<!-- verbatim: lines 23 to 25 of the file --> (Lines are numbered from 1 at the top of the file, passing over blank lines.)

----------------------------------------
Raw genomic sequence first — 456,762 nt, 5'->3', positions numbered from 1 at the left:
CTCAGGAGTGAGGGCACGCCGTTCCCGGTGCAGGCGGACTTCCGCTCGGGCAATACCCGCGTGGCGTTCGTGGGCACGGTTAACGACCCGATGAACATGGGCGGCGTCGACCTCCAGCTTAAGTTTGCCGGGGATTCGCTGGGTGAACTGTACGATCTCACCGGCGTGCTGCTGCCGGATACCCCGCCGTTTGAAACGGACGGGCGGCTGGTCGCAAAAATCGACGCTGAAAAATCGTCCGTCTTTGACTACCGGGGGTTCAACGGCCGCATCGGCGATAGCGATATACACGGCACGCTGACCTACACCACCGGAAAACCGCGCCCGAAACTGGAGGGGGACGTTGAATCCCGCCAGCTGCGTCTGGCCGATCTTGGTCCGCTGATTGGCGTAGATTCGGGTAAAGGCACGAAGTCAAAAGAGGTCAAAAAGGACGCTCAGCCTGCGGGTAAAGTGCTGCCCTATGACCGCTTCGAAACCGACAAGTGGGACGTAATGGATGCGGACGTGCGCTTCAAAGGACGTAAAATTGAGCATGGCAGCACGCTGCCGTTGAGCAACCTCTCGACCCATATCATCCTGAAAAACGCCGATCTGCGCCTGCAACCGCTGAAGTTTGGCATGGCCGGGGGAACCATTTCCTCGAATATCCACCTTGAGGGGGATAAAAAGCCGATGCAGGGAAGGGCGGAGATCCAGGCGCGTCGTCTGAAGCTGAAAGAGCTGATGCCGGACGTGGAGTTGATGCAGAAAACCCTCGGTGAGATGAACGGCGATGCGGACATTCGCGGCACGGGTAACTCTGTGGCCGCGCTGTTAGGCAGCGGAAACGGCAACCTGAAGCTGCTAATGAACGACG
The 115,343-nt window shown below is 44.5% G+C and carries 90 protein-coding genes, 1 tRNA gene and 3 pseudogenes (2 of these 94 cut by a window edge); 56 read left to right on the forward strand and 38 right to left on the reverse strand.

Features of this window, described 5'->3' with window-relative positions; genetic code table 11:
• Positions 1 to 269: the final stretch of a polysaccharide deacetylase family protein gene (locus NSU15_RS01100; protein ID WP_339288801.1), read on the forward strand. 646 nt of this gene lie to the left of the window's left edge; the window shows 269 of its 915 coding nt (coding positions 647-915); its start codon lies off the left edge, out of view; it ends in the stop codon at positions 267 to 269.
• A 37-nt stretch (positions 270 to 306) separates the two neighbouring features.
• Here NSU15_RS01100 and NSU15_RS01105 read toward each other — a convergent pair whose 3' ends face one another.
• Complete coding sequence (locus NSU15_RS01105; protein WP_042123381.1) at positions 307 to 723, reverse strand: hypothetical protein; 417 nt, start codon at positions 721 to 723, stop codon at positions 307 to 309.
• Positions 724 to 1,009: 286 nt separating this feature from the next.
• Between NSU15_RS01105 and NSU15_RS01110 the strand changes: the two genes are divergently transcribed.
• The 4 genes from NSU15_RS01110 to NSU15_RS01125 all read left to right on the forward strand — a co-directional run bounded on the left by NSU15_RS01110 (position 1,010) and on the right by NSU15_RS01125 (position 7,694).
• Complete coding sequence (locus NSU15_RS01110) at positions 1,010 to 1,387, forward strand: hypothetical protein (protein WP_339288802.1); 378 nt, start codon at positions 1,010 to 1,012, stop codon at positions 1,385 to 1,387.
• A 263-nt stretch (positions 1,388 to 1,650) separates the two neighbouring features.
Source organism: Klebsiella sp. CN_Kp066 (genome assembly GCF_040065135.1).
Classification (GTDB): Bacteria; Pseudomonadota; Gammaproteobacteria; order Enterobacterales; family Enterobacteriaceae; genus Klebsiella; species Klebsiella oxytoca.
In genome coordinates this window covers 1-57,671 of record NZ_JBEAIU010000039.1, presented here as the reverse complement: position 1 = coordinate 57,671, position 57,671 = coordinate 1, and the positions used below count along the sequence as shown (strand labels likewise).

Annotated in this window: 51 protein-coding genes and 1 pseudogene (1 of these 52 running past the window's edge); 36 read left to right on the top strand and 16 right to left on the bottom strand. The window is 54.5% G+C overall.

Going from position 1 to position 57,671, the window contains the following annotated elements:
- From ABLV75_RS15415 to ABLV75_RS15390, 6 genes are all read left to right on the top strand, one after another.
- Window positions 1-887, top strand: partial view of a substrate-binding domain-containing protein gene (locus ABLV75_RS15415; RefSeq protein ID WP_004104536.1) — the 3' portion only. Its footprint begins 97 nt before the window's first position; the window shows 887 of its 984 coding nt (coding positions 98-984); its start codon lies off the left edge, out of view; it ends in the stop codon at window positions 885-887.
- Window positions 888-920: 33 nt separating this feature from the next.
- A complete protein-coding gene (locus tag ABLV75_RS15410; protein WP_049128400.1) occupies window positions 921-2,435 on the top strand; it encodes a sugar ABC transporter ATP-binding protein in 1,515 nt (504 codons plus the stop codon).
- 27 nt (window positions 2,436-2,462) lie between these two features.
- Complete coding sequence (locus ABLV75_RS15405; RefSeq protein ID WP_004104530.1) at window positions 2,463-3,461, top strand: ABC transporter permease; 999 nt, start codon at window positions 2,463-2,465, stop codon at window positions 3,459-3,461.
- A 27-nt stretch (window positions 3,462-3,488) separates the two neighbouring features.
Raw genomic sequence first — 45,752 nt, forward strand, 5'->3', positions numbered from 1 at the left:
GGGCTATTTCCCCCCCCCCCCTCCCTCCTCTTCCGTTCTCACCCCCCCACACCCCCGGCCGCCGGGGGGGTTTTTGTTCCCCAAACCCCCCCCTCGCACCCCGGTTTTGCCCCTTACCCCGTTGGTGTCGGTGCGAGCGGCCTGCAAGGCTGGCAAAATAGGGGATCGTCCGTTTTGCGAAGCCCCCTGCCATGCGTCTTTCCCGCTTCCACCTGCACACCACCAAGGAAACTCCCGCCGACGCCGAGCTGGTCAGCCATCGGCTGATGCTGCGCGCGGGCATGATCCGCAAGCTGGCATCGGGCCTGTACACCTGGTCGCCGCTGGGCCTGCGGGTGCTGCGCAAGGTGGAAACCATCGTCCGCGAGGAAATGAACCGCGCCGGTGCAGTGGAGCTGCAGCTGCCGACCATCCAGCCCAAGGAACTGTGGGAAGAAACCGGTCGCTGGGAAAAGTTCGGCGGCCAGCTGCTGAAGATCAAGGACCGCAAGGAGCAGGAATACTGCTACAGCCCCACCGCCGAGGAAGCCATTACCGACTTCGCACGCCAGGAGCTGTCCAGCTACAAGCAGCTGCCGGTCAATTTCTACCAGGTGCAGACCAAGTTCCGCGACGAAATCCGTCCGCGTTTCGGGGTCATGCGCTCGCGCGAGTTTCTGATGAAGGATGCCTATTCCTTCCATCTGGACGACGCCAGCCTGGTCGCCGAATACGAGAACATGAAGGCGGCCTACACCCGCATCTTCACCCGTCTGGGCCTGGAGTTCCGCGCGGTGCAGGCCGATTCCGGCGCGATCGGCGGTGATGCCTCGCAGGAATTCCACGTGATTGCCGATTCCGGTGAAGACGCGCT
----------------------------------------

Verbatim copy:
- 27 nt (window positions 2,436-2,462) lie between these two features.
- Complete coding sequence (locus ABLV75_RS15405; RefSeq protein ID WP_004104530.1) at window positions 2,463-3,461, top strand: ABC transporter permease; 999 nt, start codon at window positions 2,463-2,465, stop codon at window positions 3,459-3,461.
- A 27-nt stretch (window positions 3,462-3,488) separates the two neighbouring features.